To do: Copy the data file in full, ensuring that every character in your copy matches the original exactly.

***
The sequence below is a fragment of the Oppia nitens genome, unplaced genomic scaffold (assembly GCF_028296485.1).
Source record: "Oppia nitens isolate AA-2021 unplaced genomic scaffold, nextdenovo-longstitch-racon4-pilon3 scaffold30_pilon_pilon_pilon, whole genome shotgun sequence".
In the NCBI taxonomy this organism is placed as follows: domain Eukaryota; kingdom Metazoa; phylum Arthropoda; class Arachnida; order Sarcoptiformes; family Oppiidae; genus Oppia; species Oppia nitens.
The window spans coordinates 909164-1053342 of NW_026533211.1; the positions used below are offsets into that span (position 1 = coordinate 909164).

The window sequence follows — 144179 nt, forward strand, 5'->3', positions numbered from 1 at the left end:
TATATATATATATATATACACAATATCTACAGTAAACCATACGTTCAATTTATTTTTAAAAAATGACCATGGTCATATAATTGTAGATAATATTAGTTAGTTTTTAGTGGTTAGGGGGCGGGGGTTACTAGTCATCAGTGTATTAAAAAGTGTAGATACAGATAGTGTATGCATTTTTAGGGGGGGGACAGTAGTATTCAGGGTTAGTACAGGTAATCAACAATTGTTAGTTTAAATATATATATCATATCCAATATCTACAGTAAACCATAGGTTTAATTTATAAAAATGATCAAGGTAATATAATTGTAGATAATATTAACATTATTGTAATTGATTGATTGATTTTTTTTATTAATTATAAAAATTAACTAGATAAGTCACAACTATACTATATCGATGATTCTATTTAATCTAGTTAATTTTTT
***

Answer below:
The sequence below is a fragment of the Oppia nitens genome, unplaced genomic scaffold (assembly GCF_028296485.1).
Source record: "Oppia nitens isolate AA-2021 unplaced genomic scaffold, nextdenovo-longstitch-racon4-pilon3 scaffold30_pilon_pilon_pilon, whole genome shotgun sequence".
In the NCBI taxonomy this organism is placed as follows: domain Eukaryota; kingdom Metazoa; phylum Arthropoda; class Arachnida; order Sarcoptiformes; family Oppiidae; genus Oppia; species Oppia nitens.
The window spans coordinates 909164-1053342 of NW_026533211.1; the positions used below are offsets into that span (position 1 = coordinate 909164).

The window sequence follows — 144179 nt, forward strand, 5'->3', positions numbered from 1 at the left end:
TATATATATATATATATACACAATATCTACAGTAAACCATACGTTCAATTTATTTTTAAAAAATGACCATGGTCATATAATTGTAGATAATATTAGTTAGTTTTTAGTGGTTAGGGGGCGGGGGTTACTAGTCATCAGTGTATTAAAAAGTGTAGATACAGATAGTGTATGCATTTTTAGGGGGGGGACAGTAGTATTCAGGGTTAGTACAGGTAATCAACAATTGTTAGTTTAAATATATATATCATATCCAATATCTACAGTAAACCATAGGTTTAATTTATAAAAATGATCAAGGTAATATAATTGTAGATAATATTAACATTATTGTAATTGATTGATTGATTTTTTTTATTAATTATAAAAATTAACTAGATAAGTCACAACTATACTATATCGATGATTCTATTTAATCTAGTTAATTTTTT